It is clear we face an organized, very well-financed, and aggressive multistate campaign waged by ideologues who seek to undermine the ability of citizens to make collective decisions. They seek to limit the rights of all except the most powerful to have secure property rights. These groups are trying to push legislators to pass the most sweeping bills possible and often to use the ballot box to advance their agenda. However, we have an opportunity â€“ as more moderate proposals win some support â€“ to offer acceptable, even positive alternatives. Let's protect our property rights system so that it continues to provide benefits to all Americans. That's the genius of the system. We must raise our voices and lend our time and talents to the cause of community building through good planning.
"They seek to limit the rights of all except the most powerful to have secure property rights"???? The hypocrisy here is laughable! If this is their position, then why wasn't the APA front and center defending Suzette Kelo, et al. or Dorothy English in Oregon? It's obvious that the APA is most interested in defending the power of the political elite to adopt policies or approve government actions that will effectively curtail private property rights.
And once again we get a glimpse into the collectivist and oligarchic mind of the planner. They believe that communities are built through "good planning," when economics and experience tells us that communities are really built incrementally through the complex interactions among individuals and families.
I've always wished that professors of planning theory and history would have their students read some Hayek. He highlighted the most devastating critique of planning to date -- that in centrally-planned economies an individual (or a select group) must determine the correct distribution of resources, but that planners will never have enough information to carry out this allocation reliably. The free market -- via the price mechanism and voluntary, individual action -- offers the most efficient method of exchanging and utilizing society's resources. Wikipedia puts it well...the price mechanism "serves to share and synchronize local and personal knowledge, allowing citizens to achieve diverse, complicated ends through a principle of spontaneous self-organization."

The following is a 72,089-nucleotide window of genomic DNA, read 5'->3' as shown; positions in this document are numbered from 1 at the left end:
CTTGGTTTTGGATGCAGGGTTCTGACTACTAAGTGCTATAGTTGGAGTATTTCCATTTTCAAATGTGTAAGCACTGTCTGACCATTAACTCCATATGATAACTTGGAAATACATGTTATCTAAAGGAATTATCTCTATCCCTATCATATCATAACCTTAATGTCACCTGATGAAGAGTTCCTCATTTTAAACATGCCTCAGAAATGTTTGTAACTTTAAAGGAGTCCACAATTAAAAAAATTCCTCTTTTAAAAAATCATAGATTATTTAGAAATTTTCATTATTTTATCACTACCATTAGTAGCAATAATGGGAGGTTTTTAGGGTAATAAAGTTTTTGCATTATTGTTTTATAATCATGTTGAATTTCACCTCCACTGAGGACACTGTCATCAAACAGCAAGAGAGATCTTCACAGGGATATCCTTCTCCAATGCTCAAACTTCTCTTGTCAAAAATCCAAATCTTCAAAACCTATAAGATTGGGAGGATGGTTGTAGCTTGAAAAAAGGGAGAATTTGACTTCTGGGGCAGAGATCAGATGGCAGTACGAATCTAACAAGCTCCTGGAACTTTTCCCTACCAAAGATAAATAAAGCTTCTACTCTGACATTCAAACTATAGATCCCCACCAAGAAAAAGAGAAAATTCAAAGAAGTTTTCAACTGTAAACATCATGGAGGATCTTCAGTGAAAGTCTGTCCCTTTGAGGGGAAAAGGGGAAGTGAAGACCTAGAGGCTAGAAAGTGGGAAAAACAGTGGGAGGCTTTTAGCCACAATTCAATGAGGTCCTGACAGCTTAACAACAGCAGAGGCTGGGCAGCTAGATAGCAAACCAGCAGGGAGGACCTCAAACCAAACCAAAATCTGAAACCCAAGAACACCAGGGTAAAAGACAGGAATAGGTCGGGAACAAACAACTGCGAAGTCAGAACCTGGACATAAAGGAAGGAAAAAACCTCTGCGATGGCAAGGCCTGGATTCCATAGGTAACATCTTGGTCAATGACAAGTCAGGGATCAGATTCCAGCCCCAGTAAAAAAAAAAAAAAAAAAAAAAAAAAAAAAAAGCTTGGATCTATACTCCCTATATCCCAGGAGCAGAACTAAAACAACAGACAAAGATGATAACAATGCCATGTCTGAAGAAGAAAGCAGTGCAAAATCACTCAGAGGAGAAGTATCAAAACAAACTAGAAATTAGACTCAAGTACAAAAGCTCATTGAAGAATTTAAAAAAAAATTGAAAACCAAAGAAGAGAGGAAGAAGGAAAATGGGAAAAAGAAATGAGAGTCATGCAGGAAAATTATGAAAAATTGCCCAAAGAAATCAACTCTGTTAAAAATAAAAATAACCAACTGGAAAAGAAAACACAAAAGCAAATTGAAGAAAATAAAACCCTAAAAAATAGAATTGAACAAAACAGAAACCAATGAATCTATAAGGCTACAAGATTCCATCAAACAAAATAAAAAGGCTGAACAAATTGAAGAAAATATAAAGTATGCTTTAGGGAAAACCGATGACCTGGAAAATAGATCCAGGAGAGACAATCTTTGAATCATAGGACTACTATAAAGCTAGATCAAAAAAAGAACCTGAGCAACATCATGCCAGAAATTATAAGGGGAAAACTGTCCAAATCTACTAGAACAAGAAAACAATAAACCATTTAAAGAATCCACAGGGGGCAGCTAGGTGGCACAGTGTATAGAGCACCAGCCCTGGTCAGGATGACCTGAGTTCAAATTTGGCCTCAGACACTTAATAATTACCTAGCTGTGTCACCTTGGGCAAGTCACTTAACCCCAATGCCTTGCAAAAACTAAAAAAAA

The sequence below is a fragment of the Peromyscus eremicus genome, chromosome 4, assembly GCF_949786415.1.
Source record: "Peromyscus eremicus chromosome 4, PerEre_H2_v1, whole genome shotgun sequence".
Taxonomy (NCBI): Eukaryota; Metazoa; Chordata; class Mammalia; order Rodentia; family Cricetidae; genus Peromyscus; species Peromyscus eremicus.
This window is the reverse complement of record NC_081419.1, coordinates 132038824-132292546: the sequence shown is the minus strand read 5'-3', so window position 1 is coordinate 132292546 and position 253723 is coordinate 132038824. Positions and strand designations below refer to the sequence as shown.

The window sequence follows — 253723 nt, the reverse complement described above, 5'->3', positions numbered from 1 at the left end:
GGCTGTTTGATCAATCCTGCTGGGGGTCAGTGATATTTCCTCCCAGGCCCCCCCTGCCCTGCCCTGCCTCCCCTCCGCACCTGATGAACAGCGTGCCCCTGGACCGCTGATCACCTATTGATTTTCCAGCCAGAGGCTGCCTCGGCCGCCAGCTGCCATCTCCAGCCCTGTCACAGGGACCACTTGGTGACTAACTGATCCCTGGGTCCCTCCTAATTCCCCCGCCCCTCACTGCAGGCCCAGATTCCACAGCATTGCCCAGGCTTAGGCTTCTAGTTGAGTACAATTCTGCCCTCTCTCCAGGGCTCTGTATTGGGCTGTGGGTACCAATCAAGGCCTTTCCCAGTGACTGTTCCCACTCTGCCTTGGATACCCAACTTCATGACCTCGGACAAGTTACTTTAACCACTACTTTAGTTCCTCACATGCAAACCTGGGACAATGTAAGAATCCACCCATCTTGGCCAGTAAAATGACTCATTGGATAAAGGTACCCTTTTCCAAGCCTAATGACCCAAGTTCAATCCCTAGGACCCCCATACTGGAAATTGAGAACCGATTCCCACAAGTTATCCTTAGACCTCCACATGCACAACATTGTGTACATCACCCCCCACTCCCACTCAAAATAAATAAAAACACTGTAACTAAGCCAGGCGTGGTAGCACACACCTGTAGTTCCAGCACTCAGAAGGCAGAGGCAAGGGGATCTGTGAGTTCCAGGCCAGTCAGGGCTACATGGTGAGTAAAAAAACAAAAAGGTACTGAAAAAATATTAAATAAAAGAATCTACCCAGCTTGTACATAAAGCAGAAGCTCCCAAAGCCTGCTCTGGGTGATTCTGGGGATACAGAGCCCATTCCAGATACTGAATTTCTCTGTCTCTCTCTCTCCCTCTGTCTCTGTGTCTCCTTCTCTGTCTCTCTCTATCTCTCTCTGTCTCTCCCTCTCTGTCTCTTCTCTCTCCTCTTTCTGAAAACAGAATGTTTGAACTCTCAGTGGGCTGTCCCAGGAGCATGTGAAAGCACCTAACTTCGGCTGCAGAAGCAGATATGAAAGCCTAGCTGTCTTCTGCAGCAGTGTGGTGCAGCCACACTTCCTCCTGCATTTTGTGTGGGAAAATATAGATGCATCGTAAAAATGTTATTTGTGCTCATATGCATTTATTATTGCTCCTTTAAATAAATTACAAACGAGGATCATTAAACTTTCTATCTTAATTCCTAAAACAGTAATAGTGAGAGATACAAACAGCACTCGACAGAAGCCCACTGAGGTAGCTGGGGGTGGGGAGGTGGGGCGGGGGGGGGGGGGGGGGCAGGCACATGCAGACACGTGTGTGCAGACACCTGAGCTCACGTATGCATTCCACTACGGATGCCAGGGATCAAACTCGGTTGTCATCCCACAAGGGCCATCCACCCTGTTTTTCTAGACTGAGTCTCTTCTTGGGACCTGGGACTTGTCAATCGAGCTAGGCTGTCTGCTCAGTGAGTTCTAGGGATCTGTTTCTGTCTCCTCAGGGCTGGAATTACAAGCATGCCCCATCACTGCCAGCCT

Of course, this idea of spontaneous order and societal self-organization, guided by what Adam Smith famously termed the "invisible hand," is anathema to planners because it is premised on the notion that order comes through human action, not conscious design.
And this fundamental misunderstanding of societal organization leads to the misguided notion among planners that it is they, not property owners, who are in the best position to make decisions about the use of land. And planners also know that government will never have enough money to offer landowners compensation to cover the real costs of implementing the planning schemes they devise, so they have to rely on regulation and political decisionmaking to achieve their planning goals. Hence, it's no wonder that planners see the property rights movement -- which wants to shift the balance of power back to individual property owners -- as the greatest threat to their social engineering agenda.